Initially, the first contactor 6 and the first solid state switch 8 are open thereby leaving the first generator 2 isolated, and the second contactor 12 is closed and second solid state switch (SSW) 14 is open.

The power transfer controller 30 implements a power transfer algorithm which is illustrated in FIG. 3. Control commences at step 50 where the second solid state switch 14 is closed. Control then passes to step 51 where electromechanical connector 12 is opened (de-energised). Control is then passed to step 52 where a timer is resets, so that a measure of time T elapsed since the power transfer request was initiated is available. From step 52, control passes to step 54 where a measurement is made of the voltages VA and VB occurring on bus A and bus B, respectively. From here, control is passed to step 56 where a test is made to see whether the generator outputs are matched to within acceptable parameters. The test is essentially a two part test. Firstly, the magnitudes of VA and VB are compared with the threshold TH1, If both the magnitude VA and the magnitude VB is less than the threshold TH1, which is set to a voltage close to zero, then it can be assumed that both generator outputs are near or at zero volts. A second part of the test is to require that the generators are approximately in-phase. For this, the magnitude of dVA/dt-dVB/dt can be compared with a second threshold TH2. TH2 is also set close to zero. If both these tests are passed then control is passed to step 58 which causes the second solid state switch 14 to be opened and first solid state switch 8 to be closed. Control then passes to step 60 wherein the first electromechanical contactor 6 is closed. Control is then passed to step 62 where solid state switch 8 is opened and then to stop 68 which represents the end of the connection algorithm. However, returning to step 56 2 if the generator voltages are not sufficiently matched, control is passed to step 64 where a test is made of the elapsed time T since the algorithm was started. If T is less than the maximum power transfer time allowed, which is 2.5 seconds in this example, then control is returned to step 54. However, once T reaches or exceeds 2.5 seconds, control is then passed firstly to step 65 where the second solid state switch 14 is opened and then to step 60 to cause electromechanical contactor to close thereby connecting the load to the first generator 2.

Similar connection routines can be employed for transferring responsibility for powering the second aircraft bus 16 from either the second generator 22 or the auxiliary power unit 10, or even for powering the first aircraft bus 4 from the second generator 22 or the second aircraft bus 16 from the first generator 2.

It is thus possible to provide a no-break poser transfer by utilising the extremely rapid switching available from semiconductor devices, whilst operating these semiconductor devices in parallel with electromechanical contactors such that, in normal use, the majority of current flow is for the majority of the time, via the electromechanical contactor. Once an electromechanical contactor is closed its associated solid state device may be switched to the (non-conductive) state in order to further reduce power dissipation within the device. The working life of the electromechanical contactors is improved by ensuring that they are opened before the parallel solid state switch is opened.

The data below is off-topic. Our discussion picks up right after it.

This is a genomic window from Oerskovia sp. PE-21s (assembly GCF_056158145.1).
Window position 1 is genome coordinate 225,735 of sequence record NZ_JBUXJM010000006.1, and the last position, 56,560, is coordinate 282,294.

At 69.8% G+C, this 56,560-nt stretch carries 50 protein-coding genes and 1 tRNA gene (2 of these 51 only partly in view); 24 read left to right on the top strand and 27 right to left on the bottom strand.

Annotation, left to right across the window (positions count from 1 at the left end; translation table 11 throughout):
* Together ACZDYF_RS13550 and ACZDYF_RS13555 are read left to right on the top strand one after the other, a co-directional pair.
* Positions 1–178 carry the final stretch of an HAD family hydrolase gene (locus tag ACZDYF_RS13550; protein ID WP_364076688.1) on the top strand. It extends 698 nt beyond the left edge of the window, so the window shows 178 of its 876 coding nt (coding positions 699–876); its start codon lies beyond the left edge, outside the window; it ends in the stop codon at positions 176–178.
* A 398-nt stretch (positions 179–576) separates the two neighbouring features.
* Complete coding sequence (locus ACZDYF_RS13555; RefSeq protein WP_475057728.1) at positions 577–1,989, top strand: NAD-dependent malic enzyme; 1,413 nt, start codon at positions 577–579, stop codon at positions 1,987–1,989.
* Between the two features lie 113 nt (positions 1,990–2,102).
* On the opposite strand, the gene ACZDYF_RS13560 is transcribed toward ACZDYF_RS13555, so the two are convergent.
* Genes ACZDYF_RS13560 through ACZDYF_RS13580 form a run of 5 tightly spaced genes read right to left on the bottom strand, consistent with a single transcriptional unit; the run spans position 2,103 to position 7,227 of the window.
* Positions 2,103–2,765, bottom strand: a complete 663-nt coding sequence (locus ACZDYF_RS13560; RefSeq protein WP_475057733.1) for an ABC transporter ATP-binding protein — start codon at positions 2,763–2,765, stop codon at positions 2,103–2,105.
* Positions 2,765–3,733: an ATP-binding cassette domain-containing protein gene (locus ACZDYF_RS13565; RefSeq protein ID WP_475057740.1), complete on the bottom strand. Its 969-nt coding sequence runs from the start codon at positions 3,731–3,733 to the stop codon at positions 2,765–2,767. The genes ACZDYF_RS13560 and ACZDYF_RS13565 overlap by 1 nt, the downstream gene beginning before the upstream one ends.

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Referenced by
Citing PatentFiling datePublication dateApplicantTitle
US7589438 *Jul 7, 2005Sep 15, 2009Layerzero Power Systems, Inc.Source phase sensitive transfer method and apparatus
US8283804 *Oct 9, 2012SK Hynix Inc.Semiconductor IC device having power-sharing and method of power-sharing thereof
US8344545 *Jan 20, 2009Jan 1, 2013Honeywell International Inc.Solid state power contactors based on no break power transfer method
US8674555Mar 7, 2011Mar 18, 2014Layerzero Power Systems, Inc.Neutral switching high speed AC transfer switch
US8928179 *Dec 6, 2010Jan 6, 2015Hamilton Sundstrand CorporationNo break power transfer for power generating system
US9302636 *Dec 18, 2012Apr 5, 2016Airbus Operations GmbhElectrical system for an aircraft
US20060006742 *Jul 7, 2005Jan 12, 2006Layerzero Power Systems, Inc.Source Phase Sensitive Transfer Method and Apparatus
US20060174629 *Aug 18, 2005Aug 10, 2006Honeywell International, IncMethod and system for coordinating engine operation with electrical power extraction in a more electric vehicle
US20090261599 *Oct 22, 2009Glacier Bay, Inc.Power generation system
US20100034043 *Feb 11, 2010Hynix Semiconductor, Inc.Semiconductor ic device having power-sharing and method of power-sharing thereof
US20100181826 *Jul 22, 2010Randy FullerSolid state power contactors based on no break power transfer method
US20120139354 *Dec 6, 2010Jun 7, 2012Hamilton Sundstrand CorporationNo Break Power Transfer for Power Generating System
US20130154357 *Dec 18, 2012Jun 20, 2013Airbus Operations GmbhElectrical system for an aircraft
Classifications
U.S. Classification307/87, 307/84
International ClassificationH02J3/00
Cooperative ClassificationH02J3/005, Y10T307/735, Y10T307/718
European ClassificationH02J3/00M
Legal Events
DateCodeEventDescription
Dec 14, 2001ASAssignment
Owner name: LUCAS INDUSTRIES LIMITED, UNITED KINGDOM
Free format text: ASSIGNMENT OF ASSIGNORS INTEREST;ASSIGNOR:TURVEY, SIMON;REEL/FRAME:012395/0235
Effective date: 20011207
Apr 1, 2003ASAssignment
Owner name: GOODRICH CONTROL SYSTEMS LIMITED, ENGLAND
Free format text: ASSIGNMENT OF ASSIGNORS INTEREST;ASSIGNOR:LUCAS INDUSTRIES LIMITED;REEL/FRAME:013862/0686
Effective date: 20021001
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May 22, 2013ASAssignment
Owner name: SAFRAN POWER UK LTD., UNITED KINGDOM
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Effective date: 20130326